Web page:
"... it is crucial to recognize that these books (the Apocrypha) were Jewish books compiled before the birth of Christ. Therefore, evaluating the disposition of the Jews regarding their canonicity is para­mount. The importance of the following fact cannot be underestimated: “Since the New Testa­ment explicitly states that Israel was entrusted with the oracles of God and was the recipient of the covenants and the Law (Rom. 3:2), the Jews should be considered the custodians of the limits of their own canon. And they have ALWAYS rejected the Apocrypha."

"the fact that Bibles such as the Septuagint and the King James Version included the Apocrypha as relevant historical materials says no more about their inspired status than the inclu­sion of historical introductions in modern study Bibles says about their inspired status. Biblical scholar F. F. Bruce supplies several examples of the inclusion of the Apocrypha in different Bibles— but these Bibles also observe that the Apocrypha was not to be considered Scripture."

"In essence, the fact that some in the early church accepted the Apocrypha, that some books were included in some canonical lists and manuscripts, that the Catholic church officially de­clared it Scripture in the mid 1500’s or that many Protestant versions contained the Apocrypha are still not proof that the Apocrypha was divinely inspired.".

"The canon of the Jews (limited to the 39 books of the Protestant Old Testament) was clearly the canon Jesus and the apostles accepted. This means that Jesus and the apostles never accepted the Apocrypha as God’s word: “...Christ and the apostles used and believed the groups of books accepted in the Hebrew canon, and NONE others. For those who find their authority in Christ and His apostles, this would seem to be enough.”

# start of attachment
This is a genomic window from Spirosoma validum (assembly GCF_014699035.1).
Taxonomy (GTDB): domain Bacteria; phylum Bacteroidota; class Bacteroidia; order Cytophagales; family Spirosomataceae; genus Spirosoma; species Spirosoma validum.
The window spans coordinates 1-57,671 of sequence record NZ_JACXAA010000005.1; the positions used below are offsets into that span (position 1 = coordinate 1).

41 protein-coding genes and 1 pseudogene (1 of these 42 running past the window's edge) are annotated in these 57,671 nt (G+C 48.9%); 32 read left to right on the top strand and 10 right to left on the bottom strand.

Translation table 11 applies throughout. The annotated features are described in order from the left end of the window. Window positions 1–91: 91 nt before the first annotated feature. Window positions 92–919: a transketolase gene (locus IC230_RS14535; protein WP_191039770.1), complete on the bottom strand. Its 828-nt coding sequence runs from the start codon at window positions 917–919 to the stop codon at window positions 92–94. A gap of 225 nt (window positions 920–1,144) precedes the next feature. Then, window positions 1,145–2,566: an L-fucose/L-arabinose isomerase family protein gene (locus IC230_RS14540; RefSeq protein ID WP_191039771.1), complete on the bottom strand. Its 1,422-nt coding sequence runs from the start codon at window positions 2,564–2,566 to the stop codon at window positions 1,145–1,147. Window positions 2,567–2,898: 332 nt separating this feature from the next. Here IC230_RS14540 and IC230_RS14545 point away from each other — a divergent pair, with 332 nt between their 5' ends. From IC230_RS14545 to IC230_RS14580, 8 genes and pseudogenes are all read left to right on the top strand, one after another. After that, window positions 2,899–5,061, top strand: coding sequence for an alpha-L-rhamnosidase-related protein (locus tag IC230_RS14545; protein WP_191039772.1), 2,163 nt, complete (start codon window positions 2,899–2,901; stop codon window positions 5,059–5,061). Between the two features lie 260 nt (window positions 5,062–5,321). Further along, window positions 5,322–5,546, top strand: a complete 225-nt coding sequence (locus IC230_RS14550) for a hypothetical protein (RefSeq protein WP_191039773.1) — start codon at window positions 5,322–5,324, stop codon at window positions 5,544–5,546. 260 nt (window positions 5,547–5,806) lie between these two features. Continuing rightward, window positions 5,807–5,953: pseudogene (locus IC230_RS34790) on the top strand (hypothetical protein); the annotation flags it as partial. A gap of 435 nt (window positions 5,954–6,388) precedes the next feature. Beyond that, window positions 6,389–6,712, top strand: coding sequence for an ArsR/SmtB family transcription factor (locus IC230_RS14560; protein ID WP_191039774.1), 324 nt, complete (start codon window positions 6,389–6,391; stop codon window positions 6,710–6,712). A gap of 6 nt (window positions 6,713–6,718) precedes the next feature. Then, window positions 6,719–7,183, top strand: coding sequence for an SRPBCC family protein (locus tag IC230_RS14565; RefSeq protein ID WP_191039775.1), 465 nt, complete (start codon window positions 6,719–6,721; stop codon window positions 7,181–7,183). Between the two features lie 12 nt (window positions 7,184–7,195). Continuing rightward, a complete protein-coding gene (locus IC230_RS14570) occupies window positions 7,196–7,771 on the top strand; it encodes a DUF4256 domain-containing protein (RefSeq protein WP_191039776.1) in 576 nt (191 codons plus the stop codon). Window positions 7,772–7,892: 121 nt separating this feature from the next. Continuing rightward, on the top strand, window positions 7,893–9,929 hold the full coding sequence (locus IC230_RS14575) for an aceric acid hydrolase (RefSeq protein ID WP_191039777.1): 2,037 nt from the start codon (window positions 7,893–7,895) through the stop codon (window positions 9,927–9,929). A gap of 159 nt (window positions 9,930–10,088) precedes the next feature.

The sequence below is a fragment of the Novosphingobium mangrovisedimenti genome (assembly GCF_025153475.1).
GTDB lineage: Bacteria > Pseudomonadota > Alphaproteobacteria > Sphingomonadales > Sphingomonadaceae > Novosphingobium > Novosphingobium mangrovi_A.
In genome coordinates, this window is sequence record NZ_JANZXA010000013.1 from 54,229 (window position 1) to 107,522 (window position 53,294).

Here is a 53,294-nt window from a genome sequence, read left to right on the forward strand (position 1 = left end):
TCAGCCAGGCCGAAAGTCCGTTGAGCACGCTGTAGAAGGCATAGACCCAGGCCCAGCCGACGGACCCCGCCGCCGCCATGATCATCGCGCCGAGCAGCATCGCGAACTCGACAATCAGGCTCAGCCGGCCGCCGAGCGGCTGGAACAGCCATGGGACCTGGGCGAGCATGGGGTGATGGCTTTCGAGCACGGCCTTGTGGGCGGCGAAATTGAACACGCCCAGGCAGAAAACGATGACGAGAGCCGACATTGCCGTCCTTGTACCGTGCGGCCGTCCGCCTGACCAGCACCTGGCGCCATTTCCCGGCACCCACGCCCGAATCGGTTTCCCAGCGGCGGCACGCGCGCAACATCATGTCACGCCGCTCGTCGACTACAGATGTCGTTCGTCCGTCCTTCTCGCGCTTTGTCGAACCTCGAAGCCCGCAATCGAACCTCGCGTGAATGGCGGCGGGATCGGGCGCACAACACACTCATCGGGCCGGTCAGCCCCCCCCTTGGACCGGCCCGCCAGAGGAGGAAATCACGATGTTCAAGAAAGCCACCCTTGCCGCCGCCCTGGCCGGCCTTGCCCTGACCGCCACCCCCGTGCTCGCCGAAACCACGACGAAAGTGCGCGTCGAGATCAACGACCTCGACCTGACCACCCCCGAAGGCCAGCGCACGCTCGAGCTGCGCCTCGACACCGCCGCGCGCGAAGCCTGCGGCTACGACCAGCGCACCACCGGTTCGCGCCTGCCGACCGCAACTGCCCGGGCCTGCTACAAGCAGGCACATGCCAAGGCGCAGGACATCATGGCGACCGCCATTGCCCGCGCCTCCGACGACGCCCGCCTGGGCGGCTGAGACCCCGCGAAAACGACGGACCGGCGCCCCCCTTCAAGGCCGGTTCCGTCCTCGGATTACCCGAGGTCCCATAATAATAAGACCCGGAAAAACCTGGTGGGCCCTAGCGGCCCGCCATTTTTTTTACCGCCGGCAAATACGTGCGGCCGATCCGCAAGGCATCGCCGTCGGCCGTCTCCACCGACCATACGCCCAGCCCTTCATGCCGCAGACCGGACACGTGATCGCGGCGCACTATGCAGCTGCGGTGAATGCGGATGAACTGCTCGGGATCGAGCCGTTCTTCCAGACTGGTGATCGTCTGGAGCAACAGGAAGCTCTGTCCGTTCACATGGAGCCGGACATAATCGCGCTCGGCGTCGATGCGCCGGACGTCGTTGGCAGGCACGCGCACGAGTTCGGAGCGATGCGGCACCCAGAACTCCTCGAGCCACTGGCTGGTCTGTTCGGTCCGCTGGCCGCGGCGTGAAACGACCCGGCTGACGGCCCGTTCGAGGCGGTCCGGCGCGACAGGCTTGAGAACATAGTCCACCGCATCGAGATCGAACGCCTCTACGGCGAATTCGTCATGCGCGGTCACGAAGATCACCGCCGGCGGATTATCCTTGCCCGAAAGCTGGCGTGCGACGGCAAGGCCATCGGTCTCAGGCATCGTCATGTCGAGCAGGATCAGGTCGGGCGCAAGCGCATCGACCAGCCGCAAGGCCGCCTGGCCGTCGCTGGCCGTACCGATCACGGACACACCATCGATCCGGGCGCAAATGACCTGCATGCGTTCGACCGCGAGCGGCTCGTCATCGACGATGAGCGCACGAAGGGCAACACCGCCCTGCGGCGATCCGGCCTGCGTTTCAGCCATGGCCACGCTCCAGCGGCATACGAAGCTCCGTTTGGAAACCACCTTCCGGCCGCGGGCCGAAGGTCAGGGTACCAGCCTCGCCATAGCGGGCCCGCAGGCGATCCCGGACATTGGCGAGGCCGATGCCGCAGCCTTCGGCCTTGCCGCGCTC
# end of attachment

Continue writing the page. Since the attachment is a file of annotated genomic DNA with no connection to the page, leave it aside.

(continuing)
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Re: Why is This in the bible?

#27

Post by Byblos » Wed Feb 05, 2014 8:33 am

Philip wrote:
So I take it there was no formal canonization then, at least not in Jesus' time? Okay, got it, it was by popular opinion. Tell me then, which canon was used in Jesus' time and most often quoted from by him and his apostles?
Jesus and the apostles used the Septuagint.

Some outtakes of the links I've previously included:

Ankerberg: "the mere fact that Jesus and the apostles used the Septuagint says nothing about the canonical status of the Apocrypha. Certainly, they used Hebrew Manuscripts or compilations that did not contain the Apocrypha as well. Also, what proof exists that the Septuagint of the first century contained the Apocrypha? Does the fact that apocryphal books were included in some Greek manuscripts prove the early church considered them Scripture? Are the decrees of all church councils infallible? Is it really the Protestants who removed Scripture or have Catholics decreed non-canonical writings into Scripture?"

"First, how can the Apocrypha possibly be considered God’s Word when everyone, Protestant and Catholic, agree it contains demonstrable errors? This thoroughly undermines the crucial doctrines of divine inspiration and inerrancy. To our way of thinking, this single fact alone forever disqualifies the Apocrypha from canonical status."

"Neither Jesus nor the New Testament authors ever quoted from it (the Apocrypha books) by way of the Septuagint (abbreviated LXX, the Greek translation of the Old Testament). This is so in spite of their quoting from 35 of the 39 Old Testament books. Indeed, directly or indi­rectly the New Testament quotes the Old Testament over 600 times, but an apocryphal book is not cited by name even once. This speaks volumes as to the New Testament authors’ view of the Apocrypha. Because the Jews, Jesus and the Apostles clearly rejected the Apocrypha as Scripture, the burden of proof must be met by Catholics to show that the reasons for its rejection were spurious and that it deserved canonization. This is something the Catholic Church can never do."